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HOPE FOR CANCER VICTIMS SURVIVOR ASSISTS CAMPAIGN TO RAISE MONEY FOR RESEARCH.

Byline: Peggy Hager Staff Writer

PALMDALE - With the same determination that helped her through chemotherapy and multiple surgeries after a diagnosis with breast cancer, Priscilla Barboza is hoping to raise money for cancer research at City of Hope in Duarte.

As part of City of Hope's national fund-raising campaign, Barboza has designed a Basket of Hope that includes a limited-edition handcrafted ceramic basket decorated with a pink ceramic ribbon, the symbol for survivors of breast cancer.

``I'm just so thankful and grateful that they're doing what they're doing. Because without them I wouldn't be here,'' said Barboza, owner of All Seasons Gifts & Baskets in Palmdale. ``They gave me my life back.''

The Basket of Hope is a white wicker basket decorated with pink ribbons and roses. It contains the 3-inch ceramic basket, an aroma therapy necklace, a ``worry'' rock, an angel note pad, a Victorian picture frame, an aroma therapy candle, an inspirational book and a macrame bracelet.

Barboza was diagnosed with Stage 3 breast cancer in August 2001 and had her first surgery in September that same year. This was her second brush with death, having just recovered from injuries suffered a year earlier in a rollover car accident. While recovering from the car accident, Barboza felt lumps in her breast but was told by doctors they were probably related to the crash injuries.

``The doctors told me don't worry about it, it's going to go away. It takes a year for a body to heal,'' said Barboza.

It was after her yearly checkup that she was given the news.

Married with two children, Barboza was shocked. She had always exercised and eaten healthy foods, and she had no family history of cancer. She thought her life was over until she went to City of Hope for treatment.

``The doctors there were so compassionate. They understood that I did not like doctors. I did not like hospitals,'' said Barboza. ``Basically it was a team that was put together that took me through every little step. They sat me down, told me exactly what was going to happen, what was expected, my diagnosis, my chances for survival and recurrence. At that point I was convinced that I was going to die. I did not have that will and that positiveness about it in hearing all the things that were going on with my body. But they convinced me to go through the surgeries and the treatment, and I'm so glad that I stuck with it.''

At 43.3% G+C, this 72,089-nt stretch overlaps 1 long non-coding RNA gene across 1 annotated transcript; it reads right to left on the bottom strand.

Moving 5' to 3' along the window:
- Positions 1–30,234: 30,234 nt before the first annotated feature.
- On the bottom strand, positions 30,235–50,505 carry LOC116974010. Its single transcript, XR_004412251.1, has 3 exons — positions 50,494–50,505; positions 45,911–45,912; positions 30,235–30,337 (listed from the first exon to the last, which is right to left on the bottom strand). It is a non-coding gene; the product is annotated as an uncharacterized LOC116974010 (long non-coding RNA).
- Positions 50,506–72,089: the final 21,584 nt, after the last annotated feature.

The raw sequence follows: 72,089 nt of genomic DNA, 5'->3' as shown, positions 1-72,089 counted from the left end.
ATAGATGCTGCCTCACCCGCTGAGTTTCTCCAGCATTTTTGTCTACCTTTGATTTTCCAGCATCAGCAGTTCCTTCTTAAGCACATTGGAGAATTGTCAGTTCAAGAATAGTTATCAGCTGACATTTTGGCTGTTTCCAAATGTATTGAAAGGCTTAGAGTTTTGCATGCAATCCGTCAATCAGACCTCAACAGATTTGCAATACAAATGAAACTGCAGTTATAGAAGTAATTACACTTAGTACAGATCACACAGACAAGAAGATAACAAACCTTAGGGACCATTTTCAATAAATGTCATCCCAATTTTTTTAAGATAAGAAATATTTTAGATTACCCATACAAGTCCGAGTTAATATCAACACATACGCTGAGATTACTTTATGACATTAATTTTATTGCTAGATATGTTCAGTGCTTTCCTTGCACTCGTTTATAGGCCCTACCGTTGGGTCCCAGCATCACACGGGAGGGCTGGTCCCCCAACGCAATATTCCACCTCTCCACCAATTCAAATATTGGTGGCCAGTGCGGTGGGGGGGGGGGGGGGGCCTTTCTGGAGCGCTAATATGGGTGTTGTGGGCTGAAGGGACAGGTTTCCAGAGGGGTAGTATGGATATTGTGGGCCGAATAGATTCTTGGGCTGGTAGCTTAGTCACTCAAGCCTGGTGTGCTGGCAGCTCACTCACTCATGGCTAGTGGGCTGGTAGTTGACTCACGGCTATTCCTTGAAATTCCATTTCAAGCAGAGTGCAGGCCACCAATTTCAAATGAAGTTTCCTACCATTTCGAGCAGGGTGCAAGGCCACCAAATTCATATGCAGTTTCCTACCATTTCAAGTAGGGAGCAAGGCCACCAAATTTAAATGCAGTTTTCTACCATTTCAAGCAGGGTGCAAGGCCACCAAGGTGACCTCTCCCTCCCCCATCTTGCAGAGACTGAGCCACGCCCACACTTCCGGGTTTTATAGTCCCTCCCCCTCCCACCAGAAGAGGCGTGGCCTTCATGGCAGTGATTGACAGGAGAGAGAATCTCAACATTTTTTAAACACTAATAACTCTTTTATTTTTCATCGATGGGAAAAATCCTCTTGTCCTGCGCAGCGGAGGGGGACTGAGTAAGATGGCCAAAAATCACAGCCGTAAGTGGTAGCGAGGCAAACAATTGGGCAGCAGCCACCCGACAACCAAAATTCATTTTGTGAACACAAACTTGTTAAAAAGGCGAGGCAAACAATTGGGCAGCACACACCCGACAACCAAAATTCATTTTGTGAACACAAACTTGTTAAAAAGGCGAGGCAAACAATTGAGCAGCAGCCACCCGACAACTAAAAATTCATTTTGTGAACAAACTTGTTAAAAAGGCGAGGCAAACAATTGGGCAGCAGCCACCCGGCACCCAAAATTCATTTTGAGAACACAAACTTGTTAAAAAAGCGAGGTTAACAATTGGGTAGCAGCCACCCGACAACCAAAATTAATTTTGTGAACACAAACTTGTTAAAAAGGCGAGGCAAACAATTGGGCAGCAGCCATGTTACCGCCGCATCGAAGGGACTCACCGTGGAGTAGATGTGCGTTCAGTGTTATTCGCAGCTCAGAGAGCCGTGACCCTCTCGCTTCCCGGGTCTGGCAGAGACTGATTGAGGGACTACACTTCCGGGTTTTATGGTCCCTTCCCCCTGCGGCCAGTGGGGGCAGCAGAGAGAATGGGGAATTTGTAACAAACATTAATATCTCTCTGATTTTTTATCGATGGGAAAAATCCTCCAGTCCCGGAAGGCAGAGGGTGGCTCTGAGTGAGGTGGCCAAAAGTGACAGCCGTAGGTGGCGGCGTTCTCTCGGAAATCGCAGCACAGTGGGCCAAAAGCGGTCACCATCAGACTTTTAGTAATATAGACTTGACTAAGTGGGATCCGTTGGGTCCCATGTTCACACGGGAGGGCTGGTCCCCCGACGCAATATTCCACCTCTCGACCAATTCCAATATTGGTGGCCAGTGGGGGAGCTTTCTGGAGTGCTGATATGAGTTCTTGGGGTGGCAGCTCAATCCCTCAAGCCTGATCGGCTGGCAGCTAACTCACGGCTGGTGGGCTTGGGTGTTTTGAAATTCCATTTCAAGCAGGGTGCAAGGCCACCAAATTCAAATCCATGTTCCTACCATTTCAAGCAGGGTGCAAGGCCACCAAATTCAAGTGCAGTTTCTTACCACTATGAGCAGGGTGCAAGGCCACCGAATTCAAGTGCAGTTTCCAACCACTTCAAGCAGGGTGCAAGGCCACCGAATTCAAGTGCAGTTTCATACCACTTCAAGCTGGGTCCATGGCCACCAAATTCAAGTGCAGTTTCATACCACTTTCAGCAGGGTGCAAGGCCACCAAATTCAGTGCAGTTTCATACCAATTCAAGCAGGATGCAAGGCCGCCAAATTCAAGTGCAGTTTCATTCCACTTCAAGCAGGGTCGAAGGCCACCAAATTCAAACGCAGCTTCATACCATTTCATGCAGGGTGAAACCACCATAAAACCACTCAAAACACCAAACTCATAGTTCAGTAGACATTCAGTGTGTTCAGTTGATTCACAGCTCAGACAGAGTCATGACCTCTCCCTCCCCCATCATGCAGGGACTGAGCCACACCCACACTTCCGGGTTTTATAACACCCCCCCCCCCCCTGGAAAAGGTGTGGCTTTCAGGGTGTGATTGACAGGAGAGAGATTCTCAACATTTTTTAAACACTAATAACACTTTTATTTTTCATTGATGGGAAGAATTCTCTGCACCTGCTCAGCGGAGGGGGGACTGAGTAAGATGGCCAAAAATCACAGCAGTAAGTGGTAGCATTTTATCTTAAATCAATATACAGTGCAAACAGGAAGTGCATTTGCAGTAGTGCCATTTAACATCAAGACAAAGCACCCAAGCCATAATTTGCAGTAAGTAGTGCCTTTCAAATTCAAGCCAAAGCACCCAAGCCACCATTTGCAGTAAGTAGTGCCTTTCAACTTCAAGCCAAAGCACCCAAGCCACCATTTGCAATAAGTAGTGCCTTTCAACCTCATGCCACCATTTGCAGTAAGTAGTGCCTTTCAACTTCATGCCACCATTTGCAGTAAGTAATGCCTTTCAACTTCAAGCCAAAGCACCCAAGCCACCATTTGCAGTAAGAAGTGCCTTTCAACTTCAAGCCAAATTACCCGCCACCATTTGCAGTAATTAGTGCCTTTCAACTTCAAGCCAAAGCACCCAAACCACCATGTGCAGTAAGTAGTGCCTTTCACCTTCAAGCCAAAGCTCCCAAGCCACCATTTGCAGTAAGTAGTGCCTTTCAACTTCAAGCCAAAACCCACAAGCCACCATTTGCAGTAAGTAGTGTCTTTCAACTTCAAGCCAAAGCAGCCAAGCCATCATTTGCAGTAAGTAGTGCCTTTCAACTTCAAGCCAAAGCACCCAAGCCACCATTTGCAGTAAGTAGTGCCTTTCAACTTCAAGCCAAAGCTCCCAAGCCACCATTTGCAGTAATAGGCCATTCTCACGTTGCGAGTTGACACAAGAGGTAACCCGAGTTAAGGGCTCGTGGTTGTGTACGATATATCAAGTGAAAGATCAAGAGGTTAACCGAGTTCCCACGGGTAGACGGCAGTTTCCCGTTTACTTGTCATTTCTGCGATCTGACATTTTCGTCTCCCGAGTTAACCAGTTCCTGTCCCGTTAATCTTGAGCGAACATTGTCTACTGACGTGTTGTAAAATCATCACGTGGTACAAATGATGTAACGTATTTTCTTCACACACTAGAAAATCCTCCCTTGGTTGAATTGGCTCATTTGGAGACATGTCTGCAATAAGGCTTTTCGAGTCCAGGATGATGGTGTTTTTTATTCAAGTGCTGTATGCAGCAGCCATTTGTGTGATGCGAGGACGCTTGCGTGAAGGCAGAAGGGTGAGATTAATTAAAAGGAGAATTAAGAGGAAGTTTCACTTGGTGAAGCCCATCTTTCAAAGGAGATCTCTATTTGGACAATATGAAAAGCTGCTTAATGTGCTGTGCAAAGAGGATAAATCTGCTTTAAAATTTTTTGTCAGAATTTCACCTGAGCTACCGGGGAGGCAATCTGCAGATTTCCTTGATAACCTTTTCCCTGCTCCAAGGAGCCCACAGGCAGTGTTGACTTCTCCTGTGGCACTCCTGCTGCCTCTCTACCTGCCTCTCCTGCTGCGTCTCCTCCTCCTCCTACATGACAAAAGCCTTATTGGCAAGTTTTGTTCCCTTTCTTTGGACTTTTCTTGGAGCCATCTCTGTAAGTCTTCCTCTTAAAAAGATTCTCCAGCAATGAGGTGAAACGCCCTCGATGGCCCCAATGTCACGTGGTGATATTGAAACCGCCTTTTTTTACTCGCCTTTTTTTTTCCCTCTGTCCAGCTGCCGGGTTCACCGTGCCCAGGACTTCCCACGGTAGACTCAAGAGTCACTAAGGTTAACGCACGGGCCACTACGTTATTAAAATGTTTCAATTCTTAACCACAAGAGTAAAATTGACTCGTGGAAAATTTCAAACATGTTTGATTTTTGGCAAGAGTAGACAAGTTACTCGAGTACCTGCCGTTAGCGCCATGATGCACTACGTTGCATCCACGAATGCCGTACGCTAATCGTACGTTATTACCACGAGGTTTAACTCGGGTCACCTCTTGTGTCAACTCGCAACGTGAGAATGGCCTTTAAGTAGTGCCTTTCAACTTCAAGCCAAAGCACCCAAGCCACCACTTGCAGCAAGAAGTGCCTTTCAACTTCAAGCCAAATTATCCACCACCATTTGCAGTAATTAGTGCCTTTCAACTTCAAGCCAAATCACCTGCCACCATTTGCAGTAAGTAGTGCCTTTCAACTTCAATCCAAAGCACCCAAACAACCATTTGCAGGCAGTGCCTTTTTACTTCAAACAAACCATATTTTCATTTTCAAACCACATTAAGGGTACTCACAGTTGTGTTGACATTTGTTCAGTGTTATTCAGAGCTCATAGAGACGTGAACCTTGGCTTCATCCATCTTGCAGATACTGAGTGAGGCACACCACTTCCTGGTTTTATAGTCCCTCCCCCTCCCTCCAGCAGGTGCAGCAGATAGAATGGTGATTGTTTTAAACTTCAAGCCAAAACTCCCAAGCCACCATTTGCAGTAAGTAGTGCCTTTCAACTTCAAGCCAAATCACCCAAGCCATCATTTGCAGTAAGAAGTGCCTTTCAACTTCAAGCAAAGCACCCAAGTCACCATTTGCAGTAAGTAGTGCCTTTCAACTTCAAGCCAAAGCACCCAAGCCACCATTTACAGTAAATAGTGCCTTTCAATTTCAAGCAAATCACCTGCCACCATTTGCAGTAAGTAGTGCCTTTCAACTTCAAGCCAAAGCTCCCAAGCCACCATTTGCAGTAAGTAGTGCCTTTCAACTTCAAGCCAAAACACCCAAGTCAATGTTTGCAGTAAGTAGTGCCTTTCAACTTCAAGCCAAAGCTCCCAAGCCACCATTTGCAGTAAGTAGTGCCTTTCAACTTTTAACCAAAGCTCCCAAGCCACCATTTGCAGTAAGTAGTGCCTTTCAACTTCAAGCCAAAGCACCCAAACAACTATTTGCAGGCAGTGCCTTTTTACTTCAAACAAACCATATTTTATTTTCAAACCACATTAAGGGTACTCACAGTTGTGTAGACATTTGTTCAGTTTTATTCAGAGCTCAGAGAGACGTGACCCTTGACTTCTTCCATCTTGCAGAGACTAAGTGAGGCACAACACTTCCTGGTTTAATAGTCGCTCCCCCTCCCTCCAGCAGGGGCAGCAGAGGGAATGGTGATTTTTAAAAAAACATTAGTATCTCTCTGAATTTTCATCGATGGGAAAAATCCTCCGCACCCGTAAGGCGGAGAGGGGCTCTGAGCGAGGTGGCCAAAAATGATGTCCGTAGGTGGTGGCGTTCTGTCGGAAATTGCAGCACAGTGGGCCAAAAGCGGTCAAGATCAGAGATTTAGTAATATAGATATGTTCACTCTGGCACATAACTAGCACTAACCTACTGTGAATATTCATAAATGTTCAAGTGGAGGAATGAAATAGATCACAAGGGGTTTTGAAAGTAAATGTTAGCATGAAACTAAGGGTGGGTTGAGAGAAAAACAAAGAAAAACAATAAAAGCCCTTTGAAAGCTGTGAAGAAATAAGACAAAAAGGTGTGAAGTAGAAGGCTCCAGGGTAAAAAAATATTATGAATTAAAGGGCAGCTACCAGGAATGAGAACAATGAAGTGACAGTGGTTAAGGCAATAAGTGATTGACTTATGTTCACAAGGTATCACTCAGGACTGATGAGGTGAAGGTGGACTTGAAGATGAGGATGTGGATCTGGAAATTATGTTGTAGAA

An emotional setback occurred after her first surgery. She went in for surgery Sept. 10. She awoke the next day to see on television the terrorist attacks on the World Trade Center and the Pentagon.

Barboza grew up in Connecticut, and New York was her playground.

``Seeing these buildings it almost represented a body being torn apart, and that was me,'' said Barboza. ``I said, you know what, I've got to do something to rebuild, to help me.''

She had her husband bring in clay for therapy and came up with the hope basket. It represents hope, compassion and love, said Barboza.

Barboza made ceramic baskets that she handed out to other patients. Then she was chosen to design four baskets for this year's campaign, which began Sunday.

``Everybody needs hope. Even people who don't have cancer, at this time they need hope,'' said Barboza. ``I saw their faces when I gave it to them. They all just lit up because it meant something to them.''

After four surgeries, Barboza has been in remission for six months and has a positive outlook on life. She and five friends have formed a group called Hands for Hope and offer assistance to other cancer patients in the Antelope Valley.

Four baskets will be presented quarterly, each with a new collectible basket.

Twenty friends are ready to help her process orders in the next few weeks with possible plans to rent a warehouse when the bulk of the orders come in. ``This will be my lifelong mission to find a cure for cancer,'' Barboza said. ``As long as they will have me do this, I'll be there.''

The basket and other items can be viewed and purchased online at allseasonsgifts.com or at All Season's Gifts and Baskets, 2728 E. Palmdale Blvd., Suite 112.

CAPTION(S):

2 photos

Photo:

Jeff Goldwater/Staff Photographer

(1 -- color) Priscilla Barboza designs small ceramic baskets that are included with each Basket of Hope gift assortment.

(2 -- color) Priscilla Barboza was diagnosed with breast cancer in 2001. She said she owes a debt to City of Hope, where she was treated. ``Without them I wouldn't be here,'' said Barboza. ``They gave me my life back.''

Jeff Goldwater/Staff Photographer
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Publication:Daily News (Los Angeles, CA)
Date:Apr 5, 2003
Words:786
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